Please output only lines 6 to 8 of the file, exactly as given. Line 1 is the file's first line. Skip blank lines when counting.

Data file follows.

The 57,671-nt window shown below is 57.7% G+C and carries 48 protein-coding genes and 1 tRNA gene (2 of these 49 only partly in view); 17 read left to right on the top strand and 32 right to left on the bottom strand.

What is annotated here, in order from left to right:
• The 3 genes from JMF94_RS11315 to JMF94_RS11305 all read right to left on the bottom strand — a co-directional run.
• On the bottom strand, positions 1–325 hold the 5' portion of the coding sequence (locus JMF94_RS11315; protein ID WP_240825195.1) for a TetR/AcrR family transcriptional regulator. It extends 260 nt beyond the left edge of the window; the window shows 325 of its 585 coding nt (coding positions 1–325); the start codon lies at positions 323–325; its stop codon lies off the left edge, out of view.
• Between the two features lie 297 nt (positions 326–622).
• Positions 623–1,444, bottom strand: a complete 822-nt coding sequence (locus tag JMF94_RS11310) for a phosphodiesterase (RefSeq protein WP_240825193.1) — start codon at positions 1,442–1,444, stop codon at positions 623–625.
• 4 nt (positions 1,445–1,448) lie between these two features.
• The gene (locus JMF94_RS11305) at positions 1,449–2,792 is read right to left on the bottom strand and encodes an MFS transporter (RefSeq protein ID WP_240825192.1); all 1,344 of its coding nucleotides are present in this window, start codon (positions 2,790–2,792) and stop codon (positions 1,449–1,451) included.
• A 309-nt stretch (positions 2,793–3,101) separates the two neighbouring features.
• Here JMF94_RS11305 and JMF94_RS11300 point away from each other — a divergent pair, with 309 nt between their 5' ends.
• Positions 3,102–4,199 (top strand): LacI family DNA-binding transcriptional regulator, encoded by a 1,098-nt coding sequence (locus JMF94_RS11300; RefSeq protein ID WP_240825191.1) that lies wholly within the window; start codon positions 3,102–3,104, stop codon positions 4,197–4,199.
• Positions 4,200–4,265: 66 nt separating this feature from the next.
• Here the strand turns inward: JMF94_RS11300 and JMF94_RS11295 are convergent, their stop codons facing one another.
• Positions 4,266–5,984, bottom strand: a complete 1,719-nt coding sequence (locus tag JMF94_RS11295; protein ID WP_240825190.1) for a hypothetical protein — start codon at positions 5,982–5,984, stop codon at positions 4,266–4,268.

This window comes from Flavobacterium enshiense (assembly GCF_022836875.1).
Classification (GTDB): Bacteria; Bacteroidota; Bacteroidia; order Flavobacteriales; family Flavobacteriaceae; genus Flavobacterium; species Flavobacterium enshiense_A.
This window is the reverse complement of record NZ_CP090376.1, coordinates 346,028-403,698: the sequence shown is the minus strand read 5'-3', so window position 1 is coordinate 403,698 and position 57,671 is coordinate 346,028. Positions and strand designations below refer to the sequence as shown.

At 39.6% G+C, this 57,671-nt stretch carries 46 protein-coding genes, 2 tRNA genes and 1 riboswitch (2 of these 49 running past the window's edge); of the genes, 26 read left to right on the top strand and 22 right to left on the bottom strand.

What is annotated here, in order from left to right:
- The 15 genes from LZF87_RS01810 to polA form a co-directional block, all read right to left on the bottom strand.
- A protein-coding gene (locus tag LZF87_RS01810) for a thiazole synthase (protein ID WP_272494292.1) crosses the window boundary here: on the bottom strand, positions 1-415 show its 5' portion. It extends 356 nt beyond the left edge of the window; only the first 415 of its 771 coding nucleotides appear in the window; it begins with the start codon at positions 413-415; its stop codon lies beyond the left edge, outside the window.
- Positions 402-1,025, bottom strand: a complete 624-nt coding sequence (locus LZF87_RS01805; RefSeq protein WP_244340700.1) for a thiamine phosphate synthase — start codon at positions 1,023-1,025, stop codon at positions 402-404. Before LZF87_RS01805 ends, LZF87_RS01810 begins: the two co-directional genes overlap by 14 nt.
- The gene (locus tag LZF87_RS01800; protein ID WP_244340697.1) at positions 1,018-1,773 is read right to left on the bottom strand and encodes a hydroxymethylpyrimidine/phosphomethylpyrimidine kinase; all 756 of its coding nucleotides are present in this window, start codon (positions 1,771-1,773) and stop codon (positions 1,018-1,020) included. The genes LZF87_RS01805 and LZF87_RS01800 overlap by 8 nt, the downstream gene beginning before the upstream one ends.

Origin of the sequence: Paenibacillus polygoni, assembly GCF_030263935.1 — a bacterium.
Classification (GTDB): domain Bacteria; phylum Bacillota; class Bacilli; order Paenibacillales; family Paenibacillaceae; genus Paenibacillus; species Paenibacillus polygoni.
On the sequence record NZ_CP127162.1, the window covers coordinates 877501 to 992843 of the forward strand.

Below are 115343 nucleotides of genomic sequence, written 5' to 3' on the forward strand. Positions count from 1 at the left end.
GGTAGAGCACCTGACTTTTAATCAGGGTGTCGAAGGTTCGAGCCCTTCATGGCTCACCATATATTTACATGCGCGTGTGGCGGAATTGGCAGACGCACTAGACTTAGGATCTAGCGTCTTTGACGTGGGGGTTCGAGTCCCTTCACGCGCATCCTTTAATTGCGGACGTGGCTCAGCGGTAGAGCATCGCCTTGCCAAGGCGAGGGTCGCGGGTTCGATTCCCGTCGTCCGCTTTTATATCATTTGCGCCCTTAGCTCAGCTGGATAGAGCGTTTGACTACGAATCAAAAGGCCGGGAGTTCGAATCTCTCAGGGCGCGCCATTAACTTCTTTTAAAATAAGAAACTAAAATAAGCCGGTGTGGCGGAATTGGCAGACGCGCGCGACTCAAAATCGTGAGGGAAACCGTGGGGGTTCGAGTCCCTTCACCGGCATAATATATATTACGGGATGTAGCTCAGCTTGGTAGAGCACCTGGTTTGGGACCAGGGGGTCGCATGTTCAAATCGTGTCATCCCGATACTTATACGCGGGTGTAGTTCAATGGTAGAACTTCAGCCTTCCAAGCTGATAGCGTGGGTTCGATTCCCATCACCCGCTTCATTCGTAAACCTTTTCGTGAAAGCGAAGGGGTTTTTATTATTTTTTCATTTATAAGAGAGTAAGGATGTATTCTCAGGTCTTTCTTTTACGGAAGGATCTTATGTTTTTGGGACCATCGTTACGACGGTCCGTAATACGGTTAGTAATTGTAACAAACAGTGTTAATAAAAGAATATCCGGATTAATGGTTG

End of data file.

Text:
• Positions 623–1,444, bottom strand: a complete 822-nt coding sequence (locus tag JMF94_RS11310) for a phosphodiesterase (RefSeq protein WP_240825193.1) — start codon at positions 1,442–1,444, stop codon at positions 623–625.
• 4 nt (positions 1,445–1,448) lie between these two features.
• The gene (locus JMF94_RS11305) at positions 1,449–2,792 is read right to left on the bottom strand and encodes an MFS transporter (RefSeq protein ID WP_240825192.1); all 1,344 of its coding nucleotides are present in this window, start codon (positions 2,790–2,792) and stop codon (positions 1,449–1,451) included.